Islam doesn’t like wasters: “Eat and drink, but waste not by excess.” (Al-Araf: 21). Islam cares about each drop of water even though there is a flowing river. One day, Prophet Muhammad (PBUH) passed by Hazrat Sa’ad ibn Abi Waqas (R.A) while he was performing ablution (wudu). The Prophet (PBUH) asked Sa’ad: “What is this wastage?” Hazrat Sa’ad (R.A) replied: “Is there wastage in wudu also?” The Prophet (PBUH) said: “Yes, even if you are at an abundantly flowing river.” (Ibn Majah)
Islam has a rich tradition of highlighting the importance of environmental protection, ecological restoration, and conservation of natural resources. According to Islamic law, the basic elements of nature – land, water, forest, and light – belong to all living things, not just to human beings. The holy Qur’an and the traditions of the Prophet Muhammad (PBUH) are guides to sustainable development around the globe. Allah (SWT) commands human beings to avoid doing mischief and wasting resources as these acts cause degradation of the environment. The privilege to exploit natural resources was given to mankind on a guardianship basis, which implies the right to use another person’s property on the promise that it will not be damaged or destroyed. Islam stressed on the preservation of environment without any disturbance and destruction.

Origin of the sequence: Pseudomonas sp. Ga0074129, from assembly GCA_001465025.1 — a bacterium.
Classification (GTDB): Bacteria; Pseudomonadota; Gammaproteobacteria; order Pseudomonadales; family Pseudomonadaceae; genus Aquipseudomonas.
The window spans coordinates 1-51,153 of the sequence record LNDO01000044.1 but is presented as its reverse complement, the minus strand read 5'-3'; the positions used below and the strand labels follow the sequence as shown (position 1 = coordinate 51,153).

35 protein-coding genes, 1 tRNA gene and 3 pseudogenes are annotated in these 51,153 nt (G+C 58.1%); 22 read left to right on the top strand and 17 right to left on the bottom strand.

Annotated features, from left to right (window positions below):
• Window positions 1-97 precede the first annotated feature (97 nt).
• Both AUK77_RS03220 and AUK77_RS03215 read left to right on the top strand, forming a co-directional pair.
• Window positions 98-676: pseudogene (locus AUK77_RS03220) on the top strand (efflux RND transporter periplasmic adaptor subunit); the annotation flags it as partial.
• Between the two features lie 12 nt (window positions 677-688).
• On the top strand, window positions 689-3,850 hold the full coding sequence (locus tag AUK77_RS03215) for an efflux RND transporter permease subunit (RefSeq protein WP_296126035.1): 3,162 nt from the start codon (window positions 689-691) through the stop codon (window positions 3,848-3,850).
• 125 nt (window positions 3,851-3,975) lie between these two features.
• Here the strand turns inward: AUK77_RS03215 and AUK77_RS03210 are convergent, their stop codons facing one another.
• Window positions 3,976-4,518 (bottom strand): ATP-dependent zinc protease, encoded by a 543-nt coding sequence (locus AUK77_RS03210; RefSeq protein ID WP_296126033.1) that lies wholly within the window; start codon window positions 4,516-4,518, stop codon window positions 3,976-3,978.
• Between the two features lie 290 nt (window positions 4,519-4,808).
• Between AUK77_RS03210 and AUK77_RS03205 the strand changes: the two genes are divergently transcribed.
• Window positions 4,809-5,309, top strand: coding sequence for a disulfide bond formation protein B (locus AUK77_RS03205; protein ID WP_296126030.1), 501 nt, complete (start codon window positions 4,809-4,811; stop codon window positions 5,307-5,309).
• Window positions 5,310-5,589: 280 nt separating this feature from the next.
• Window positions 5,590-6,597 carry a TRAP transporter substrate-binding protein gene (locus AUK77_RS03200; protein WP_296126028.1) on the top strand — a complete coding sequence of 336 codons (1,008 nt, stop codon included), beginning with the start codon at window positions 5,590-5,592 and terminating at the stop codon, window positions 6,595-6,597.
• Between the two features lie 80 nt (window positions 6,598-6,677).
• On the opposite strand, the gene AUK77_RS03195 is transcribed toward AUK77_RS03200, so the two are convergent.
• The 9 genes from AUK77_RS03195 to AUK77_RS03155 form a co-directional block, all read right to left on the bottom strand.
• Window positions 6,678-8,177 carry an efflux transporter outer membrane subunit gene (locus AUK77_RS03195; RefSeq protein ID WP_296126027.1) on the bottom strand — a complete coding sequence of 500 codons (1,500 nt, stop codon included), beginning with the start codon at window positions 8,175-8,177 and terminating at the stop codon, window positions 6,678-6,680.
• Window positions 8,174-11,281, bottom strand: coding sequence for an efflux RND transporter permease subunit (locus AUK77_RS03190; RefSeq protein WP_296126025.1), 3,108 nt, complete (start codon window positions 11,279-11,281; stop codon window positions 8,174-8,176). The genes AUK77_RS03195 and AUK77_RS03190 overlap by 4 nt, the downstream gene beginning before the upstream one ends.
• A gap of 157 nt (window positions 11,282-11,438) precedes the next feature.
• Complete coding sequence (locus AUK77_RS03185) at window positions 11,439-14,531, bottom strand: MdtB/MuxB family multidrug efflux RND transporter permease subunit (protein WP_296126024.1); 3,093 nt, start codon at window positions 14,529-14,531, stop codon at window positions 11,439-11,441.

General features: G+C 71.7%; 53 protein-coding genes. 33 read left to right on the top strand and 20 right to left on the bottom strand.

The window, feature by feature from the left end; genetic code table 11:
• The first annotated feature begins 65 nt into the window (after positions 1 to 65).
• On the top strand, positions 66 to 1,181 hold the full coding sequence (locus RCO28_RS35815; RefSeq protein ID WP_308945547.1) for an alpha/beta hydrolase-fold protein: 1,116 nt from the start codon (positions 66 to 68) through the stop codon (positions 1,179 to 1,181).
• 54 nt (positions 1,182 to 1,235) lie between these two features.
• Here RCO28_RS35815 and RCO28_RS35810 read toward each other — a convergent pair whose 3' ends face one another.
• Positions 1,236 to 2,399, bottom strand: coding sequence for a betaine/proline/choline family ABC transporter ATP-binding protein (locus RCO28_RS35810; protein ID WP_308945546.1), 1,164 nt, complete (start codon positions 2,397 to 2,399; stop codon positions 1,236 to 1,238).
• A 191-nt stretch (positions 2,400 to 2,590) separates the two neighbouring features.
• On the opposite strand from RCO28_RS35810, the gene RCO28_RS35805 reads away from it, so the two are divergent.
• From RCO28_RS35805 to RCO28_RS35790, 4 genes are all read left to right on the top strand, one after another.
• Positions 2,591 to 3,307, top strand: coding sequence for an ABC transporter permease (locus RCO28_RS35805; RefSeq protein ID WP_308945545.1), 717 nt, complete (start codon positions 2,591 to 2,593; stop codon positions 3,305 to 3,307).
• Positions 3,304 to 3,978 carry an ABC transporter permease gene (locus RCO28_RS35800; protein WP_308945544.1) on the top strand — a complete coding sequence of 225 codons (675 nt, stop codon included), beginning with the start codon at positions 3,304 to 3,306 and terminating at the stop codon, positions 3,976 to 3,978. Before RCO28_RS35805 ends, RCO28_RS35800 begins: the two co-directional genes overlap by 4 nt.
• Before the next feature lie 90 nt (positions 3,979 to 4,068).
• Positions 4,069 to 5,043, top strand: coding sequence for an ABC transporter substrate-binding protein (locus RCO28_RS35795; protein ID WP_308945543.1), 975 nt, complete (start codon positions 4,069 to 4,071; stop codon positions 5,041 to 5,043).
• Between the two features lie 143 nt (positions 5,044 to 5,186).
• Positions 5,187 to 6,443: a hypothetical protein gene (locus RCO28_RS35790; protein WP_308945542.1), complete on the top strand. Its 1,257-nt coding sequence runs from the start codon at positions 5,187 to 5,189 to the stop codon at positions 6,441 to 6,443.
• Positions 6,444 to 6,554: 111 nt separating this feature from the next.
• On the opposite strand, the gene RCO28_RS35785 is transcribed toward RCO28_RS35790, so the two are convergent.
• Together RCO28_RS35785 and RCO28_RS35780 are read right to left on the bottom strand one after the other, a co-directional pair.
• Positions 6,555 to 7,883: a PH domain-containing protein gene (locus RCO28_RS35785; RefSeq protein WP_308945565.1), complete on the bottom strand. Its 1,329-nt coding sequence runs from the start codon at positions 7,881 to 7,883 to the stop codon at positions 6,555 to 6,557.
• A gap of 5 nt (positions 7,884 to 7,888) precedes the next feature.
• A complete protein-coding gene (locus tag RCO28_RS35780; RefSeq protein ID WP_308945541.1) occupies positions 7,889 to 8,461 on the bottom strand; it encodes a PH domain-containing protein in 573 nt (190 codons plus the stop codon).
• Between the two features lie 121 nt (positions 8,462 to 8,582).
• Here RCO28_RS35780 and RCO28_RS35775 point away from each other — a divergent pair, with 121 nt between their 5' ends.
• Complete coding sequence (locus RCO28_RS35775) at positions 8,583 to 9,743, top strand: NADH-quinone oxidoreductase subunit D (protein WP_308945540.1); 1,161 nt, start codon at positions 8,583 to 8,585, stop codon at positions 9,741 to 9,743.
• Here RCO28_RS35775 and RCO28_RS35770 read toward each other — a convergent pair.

Let us all together inspire ourselves through the teachings of Islam in order to bring about a clean, green and corruption-free environment all around the world.